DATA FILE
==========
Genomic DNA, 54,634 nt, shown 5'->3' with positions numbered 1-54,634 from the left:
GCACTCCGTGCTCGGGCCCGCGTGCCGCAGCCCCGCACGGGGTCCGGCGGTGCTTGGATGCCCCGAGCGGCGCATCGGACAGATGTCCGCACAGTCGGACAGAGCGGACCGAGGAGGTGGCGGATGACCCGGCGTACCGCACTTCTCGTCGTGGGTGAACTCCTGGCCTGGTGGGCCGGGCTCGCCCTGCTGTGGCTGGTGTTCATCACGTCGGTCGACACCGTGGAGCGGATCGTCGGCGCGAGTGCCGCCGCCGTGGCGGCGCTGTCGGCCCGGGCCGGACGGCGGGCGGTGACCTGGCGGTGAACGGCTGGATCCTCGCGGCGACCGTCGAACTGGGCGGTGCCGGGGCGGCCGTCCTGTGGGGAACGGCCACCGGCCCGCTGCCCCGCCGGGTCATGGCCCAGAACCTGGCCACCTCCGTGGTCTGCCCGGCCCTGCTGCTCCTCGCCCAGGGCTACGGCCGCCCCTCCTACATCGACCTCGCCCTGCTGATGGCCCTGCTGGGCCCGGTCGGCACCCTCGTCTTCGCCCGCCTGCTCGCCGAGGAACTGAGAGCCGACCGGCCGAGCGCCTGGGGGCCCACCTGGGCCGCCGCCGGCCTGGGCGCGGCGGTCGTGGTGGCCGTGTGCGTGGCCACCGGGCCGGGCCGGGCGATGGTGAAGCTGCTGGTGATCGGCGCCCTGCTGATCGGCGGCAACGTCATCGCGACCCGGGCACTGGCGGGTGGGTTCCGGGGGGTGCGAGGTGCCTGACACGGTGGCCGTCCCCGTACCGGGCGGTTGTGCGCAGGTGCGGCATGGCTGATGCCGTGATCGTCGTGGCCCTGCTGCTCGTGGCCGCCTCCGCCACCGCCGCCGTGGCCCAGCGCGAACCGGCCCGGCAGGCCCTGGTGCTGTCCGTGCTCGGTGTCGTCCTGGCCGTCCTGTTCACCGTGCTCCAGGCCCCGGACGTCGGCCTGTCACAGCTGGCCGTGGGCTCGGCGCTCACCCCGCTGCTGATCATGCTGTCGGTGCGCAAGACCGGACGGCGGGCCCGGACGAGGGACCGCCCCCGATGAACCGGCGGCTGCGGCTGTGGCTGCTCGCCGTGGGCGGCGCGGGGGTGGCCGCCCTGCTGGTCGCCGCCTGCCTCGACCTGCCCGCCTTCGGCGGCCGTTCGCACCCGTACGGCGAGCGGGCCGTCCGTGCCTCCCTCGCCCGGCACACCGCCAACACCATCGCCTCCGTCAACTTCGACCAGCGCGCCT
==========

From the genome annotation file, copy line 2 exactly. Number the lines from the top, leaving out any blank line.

GCACTCCGTGCTCGGGCCCGCGTGCCGCAGCCCCGCACGGGGTCCGGCGGTGCTTGGATGCCCCGAGCGGCGCATCGGACAGATGTCCGCACAGTCGGACAGAGCGGACCGAGGAGGTGGCGGATGACCCGGCGTACCGCACTTCTCGTCGTGGGTGAACTCCTGGCCTGGTGGGCCGGGCTCGCCCTGCTGTGGCTGGTGTTCATCACGTCGGTCGACACCGTGGAGCGGATCGTCGGCGCGAGTGCCGCCGCCGTGGCGGCGCTGTCGGCCCGGGCCGGACGGCGGGCGGTGACCTGGCGGTGAACGGCTGGATCCTCGCGGCGACCGTCGAACTGGGCGGTGCCGGGGCGGCCGTCCTGTGGGGAACGGCCACCGGCCCGCTGCCCCGCCGGGTCATGGCCCAGAACCTGGCCACCTCCGTGGTCTGCCCGGCCCTGCTGCTCCTCGCCCAGGGCTACGGCCGCCCCTCCTACATCGACCTCGCCCTGCTGATGGCCCTGCTGGGCCCGGTCGGCACCCTCGTCTTCGCCCGCCTGCTCGCCGAGGAACTGAGAGCCGACCGGCCGAGCGCCTGGGGGCCCACCTGGGCCGCCGCCGGCCTGGGCGCGGCGGTCGTGGTGGCCGTGTGCGTGGCCACCGGGCCGGGCCGGGCGATGGTGAAGCTGCTGGTGATCGGCGCCCTGCTGATCGGCGGCAACGTCATCGCGACCCGGGCACTGGCGGGTGGGTTCCGGGGGGTGCGAGGTGCCTGACACGGTGGCCGTCCCCGTACCGGGCGGTTGTGCGCAGGTGCGGCATGGCTGATGCCGTGATCGTCGTGGCCCTGCTGCTCGTGGCCGCCTCCGCCACCGCCGCCGTGGCCCAGCGCGAACCGGCCCGGCAGGCCCTGGTGCTGTCCGTGCTCGGTGTCGTCCTGGCCGTCCTGTTCACCGTGCTCCAGGCCCCGGACGTCGGCCTGTCACAGCTGGCCGTGGGCTCGGCGCTCACCCCGCTGCTGATCATGCTGTCGGTGCGCAAGACCGGACGGCGGGCCCGGACGAGGGACCGCCCCCGATGAACCGGCGGCTGCGGCTGTGGCTGCTCGCCGTGGGCGGCGCGGGGGTGGCCGCCCTGCTGGTCGCCGCCTGCCTCGACCTGCCCGCCTTCGGCGGCCGTTCGCACCCGTACGGCGAGCGGGCCGTCCGTGCCTCCCTCGCCCGGCACACCGCCAACACCATCGCCTCCGTCAACTTCGACCAGCGCGCCT